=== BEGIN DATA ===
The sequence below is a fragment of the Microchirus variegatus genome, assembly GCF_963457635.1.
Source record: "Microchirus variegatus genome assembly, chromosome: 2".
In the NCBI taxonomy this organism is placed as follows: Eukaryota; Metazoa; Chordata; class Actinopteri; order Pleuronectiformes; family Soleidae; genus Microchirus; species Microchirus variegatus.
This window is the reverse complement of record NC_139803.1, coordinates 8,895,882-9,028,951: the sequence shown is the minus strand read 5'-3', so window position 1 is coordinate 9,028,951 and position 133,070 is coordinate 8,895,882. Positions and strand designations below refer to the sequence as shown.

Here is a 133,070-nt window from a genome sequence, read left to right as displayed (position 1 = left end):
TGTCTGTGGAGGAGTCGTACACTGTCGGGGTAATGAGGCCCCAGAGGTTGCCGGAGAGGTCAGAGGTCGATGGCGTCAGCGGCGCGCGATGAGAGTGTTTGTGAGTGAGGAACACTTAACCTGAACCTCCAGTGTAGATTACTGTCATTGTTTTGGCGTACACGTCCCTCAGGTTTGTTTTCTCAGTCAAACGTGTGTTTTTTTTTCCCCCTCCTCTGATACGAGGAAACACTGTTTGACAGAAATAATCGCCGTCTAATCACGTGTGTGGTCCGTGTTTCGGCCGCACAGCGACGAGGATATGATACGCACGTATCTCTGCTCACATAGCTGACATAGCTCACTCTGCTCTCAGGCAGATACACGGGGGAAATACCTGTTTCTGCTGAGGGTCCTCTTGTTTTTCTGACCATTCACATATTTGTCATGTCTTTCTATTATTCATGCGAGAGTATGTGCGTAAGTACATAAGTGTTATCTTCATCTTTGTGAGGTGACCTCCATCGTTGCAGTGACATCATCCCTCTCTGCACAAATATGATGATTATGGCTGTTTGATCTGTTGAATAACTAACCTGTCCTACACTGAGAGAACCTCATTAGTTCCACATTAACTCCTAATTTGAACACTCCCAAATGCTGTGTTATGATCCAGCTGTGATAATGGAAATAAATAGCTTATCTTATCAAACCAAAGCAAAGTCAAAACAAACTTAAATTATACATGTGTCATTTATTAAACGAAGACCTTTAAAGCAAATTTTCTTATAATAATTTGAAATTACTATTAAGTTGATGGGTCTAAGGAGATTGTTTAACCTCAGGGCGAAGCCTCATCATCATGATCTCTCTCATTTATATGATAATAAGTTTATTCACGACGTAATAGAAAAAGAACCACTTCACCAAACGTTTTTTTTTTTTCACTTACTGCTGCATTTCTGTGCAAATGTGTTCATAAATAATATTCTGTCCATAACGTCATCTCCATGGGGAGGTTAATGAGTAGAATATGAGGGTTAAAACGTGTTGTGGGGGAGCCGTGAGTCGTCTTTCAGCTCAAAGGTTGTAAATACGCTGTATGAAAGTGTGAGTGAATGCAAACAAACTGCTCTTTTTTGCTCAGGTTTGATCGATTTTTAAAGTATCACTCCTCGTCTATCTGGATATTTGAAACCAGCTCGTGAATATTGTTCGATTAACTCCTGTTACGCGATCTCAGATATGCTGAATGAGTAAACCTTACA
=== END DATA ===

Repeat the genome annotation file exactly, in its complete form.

The sequence below is a fragment of the Microchirus variegatus genome, assembly GCF_963457635.1.
Source record: "Microchirus variegatus genome assembly, chromosome: 2".
In the NCBI taxonomy this organism is placed as follows: Eukaryota; Metazoa; Chordata; class Actinopteri; order Pleuronectiformes; family Soleidae; genus Microchirus; species Microchirus variegatus.
This window is the reverse complement of record NC_139803.1, coordinates 8,895,882-9,028,951: the sequence shown is the minus strand read 5'-3', so window position 1 is coordinate 9,028,951 and position 133,070 is coordinate 8,895,882. Positions and strand designations below refer to the sequence as shown.

Here is a 133,070-nt window from a genome sequence, read left to right as displayed (position 1 = left end):
TGTCTGTGGAGGAGTCGTACACTGTCGGGGTAATGAGGCCCCAGAGGTTGCCGGAGAGGTCAGAGGTCGATGGCGTCAGCGGCGCGCGATGAGAGTGTTTGTGAGTGAGGAACACTTAACCTGAACCTCCAGTGTAGATTACTGTCATTGTTTTGGCGTACACGTCCCTCAGGTTTGTTTTCTCAGTCAAACGTGTGTTTTTTTTTCCCCCTCCTCTGATACGAGGAAACACTGTTTGACAGAAATAATCGCCGTCTAATCACGTGTGTGGTCCGTGTTTCGGCCGCACAGCGACGAGGATATGATACGCACGTATCTCTGCTCACATAGCTGACATAGCTCACTCTGCTCTCAGGCAGATACACGGGGGAAATACCTGTTTCTGCTGAGGGTCCTCTTGTTTTTCTGACCATTCACATATTTGTCATGTCTTTCTATTATTCATGCGAGAGTATGTGCGTAAGTACATAAGTGTTATCTTCATCTTTGTGAGGTGACCTCCATCGTTGCAGTGACATCATCCCTCTCTGCACAAATATGATGATTATGGCTGTTTGATCTGTTGAATAACTAACCTGTCCTACACTGAGAGAACCTCATTAGTTCCACATTAACTCCTAATTTGAACACTCCCAAATGCTGTGTTATGATCCAGCTGTGATAATGGAAATAAATAGCTTATCTTATCAAACCAAAGCAAAGTCAAAACAAACTTAAATTATACATGTGTCATTTATTAAACGAAGACCTTTAAAGCAAATTTTCTTATAATAATTTGAAATTACTATTAAGTTGATGGGTCTAAGGAGATTGTTTAACCTCAGGGCGAAGCCTCATCATCATGATCTCTCTCATTTATATGATAATAAGTTTATTCACGACGTAATAGAAAAAGAACCACTTCACCAAACGTTTTTTTTTTTTCACTTACTGCTGCATTTCTGTGCAAATGTGTTCATAAATAATATTCTGTCCATAACGTCATCTCCATGGGGAGGTTAATGAGTAGAATATGAGGGTTAAAACGTGTTGTGGGGGAGCCGTGAGTCGTCTTTCAGCTCAAAGGTTGTAAATACGCTGTATGAAAGTGTGAGTGAATGCAAACAAACTGCTCTTTTTTGCTCAGGTTTGATCGATTTTTAAAGTATCACTCCTCGTCTATCTGGATATTTGAAACCAGCTCGTGAATATTGTTCGATTAACTCCTGTTACGCGATCTCAGATATGCTGAATGAGTAAACCTTACA